CASTLE-DAWSON, or DAWSON'S-BRIDGE, a market and post-town

CASTLE-DAWSON, or DAWSON'S-BRIDGE, a market and post-town, partly in the parish of BALLYSCULLION, but chiefly in that of MAGHERAFELT, barony of LOUGHINSHOLIN, county of LONDONDERRY, and province of ULSTER, 28 miles (N. W.) from Belfast, and 97 (N.) from Dublin; containing 674 inhabitants. This place derives its name from its proprietors, the Dawson family. On the plantation of Ulster, the eight townlands of Mayola were granted by James I. to Sir Thomas Philips, whose sons sold them, in 1633, to Thomas Dawson, Esq., from whom they have descended to the Right Hon. G. R. Dawson. The town appears to have assumed its present form and name in the year 1710, during the proprietorship of Joshua Dawson, Esq., chief secretary for Ireland, and for many years member of parliament for the borough of Wicklow.

It is delightfully situated on the two sides of the Mayola, over which is a handsome stone arch, erected by the Dawson family, and from this circumstance the town derived its former name of Dawson's Bridge: it consists of two principal and some smaller streets, containing, in 1831, 129 houses, many of which are large and well built. Here are extensive cotton twist mills, built in 1803, and furnishing employment to about 100 persons in the buildings and about 800 in the adjoining parishes. Near the town are large flour and oatmeal-mills; and in several places in the neighbourhood are manufactories of coarse earthenware, bricks, &c, and a bleach-green in which 800 pieces of linen are annually prepared for the London market.

The market is on Saturday, and is well supplied with every kind of provisions; and in the season great quantities of grain, pork, and butter are purchased here, principally for the Belfast merchants: the market-house and grain stores are extensive and well built. Fairs are held on the last Saturday in each month, for the sale of linen cloth, yarn, cattle, pigs, sheep, and pedlery. The eight townlands of Mayola were, by letters patent, in 1712, erected into the manor of Castle-Dawson, with extensive privileges; and a manorial court is held monthly by the seneschal, in which debts to the amount of £20 are recoverable. Petty sessions are held every alternate week; and there is a constabulary police station.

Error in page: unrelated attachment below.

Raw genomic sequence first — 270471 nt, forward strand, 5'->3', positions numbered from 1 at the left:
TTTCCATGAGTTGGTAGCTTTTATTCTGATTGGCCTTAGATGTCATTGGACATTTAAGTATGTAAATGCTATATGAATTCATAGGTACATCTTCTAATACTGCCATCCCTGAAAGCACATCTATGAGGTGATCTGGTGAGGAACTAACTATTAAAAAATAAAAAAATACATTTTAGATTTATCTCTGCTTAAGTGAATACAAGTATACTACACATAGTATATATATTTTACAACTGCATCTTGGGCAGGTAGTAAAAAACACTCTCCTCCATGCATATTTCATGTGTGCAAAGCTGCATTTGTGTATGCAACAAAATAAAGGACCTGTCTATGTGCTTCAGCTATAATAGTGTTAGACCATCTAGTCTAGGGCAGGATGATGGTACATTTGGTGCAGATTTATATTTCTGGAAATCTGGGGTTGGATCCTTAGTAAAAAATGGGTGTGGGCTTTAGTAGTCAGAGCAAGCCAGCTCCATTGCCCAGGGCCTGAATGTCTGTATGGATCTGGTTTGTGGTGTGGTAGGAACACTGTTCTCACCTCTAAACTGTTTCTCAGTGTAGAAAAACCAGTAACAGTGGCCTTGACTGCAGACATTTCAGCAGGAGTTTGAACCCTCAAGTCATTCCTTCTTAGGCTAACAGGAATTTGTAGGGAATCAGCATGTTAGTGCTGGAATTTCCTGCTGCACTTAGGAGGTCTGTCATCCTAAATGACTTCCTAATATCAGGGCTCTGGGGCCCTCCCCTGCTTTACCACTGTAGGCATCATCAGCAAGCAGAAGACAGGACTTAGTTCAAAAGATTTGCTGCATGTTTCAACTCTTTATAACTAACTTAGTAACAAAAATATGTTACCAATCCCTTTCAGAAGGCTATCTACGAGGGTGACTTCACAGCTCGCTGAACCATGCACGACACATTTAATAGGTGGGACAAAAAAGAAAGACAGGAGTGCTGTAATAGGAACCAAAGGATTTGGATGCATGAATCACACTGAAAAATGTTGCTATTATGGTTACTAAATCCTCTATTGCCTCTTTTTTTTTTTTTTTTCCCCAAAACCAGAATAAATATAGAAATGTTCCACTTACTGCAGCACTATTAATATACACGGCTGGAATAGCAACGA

The soil in every part of the neighbourhood is fertile, and under an excellent system of cultivation. Coal is found, but no attempt has been made to work it, the seams being too thin to pay the expense, while turf is abundant. Nearly adjoining the town is The House, the residence of the Right Hon. G. R. Dawson, situated in a beautiful demesne, in which is an ancient avenue three miles in length, opening to a magnificent view of Lough Neagh, to which it extends. On an eminence close adjoining the town stands a beautiful and lofty obelisk, erected by the Earl of Bristol, to commemorate the virtues and benevolence of the Dawson family.

There are several other handsome houses in the town and neighbourhood, the principal of which are Fairview, the seat of R. Henry, Esq.; Rowens Gift, of Capt. Crofton; Millbrook, of A. Spotswood, Esq.; Mount Aeriel, of S. J. Cassidy, Esq.; with those of Capt. Bouverie, W. Graves, Esq., and others. The church is small, but very neat; it stands on the western side of the Mayola, in the parish of Ballyscullion. The former edifice was built in 1710, by Joshua Dawson, Esq., and having fallen into ruin some years since, the present structure was erected by the Right Hon. G. R. Dawson, by whom it has been beautifully ornamented; on a brass tablet in an ancient carved oak frame is inscribed the genealogy of the Dawson family; it has also a beautiful window of stained glass. There is a large meeting-house for Presbyterians in connection with the Synod of Ulster, of the second class.

A school for boys and girls is supported by subscriptions; and at Hill Head is a school supported by the London Hibernian Society. Of the castle built by Thomas Dawson, Esq., who was deputy-commissary in the reign of Charles I., and which stood in the demesne near the church, little now remains, but the foundations of the walls and terraces are still traceable. The castle built by Joshua Dawson, Esq., in the year 1713, is now in ruins; and The House, built in 1768 by Arthur Dawson, Esq., who was member of parliament for the county of Londonderry, and chief baron of the exchequer, is now the family mansion. The present proprietor has made some extensive plantations around it and on other parts of his estate which flourish luxuriantly, and greatly embellish the surrounding scenery: Shillgray wood is very ancient, and contains some remarkably fine oak and beech trees.

Ancient urns, ornaments of gold, spears, celts, and other relics have been found here. In the neighbourhood are some bogs, 30 feet deep, in which four separate layers of timber are imbedded: the lowest is principally oak, in a very sound and perfect state; the next chiefly yew, the third fir, and the uppermost birch, hazel, hawthorn, &c. Nuts, acorns, and the cones of fir are frequently found in these bogs, in very perfect condition.—See BALLYSCULLION and MAGHERAFELT.

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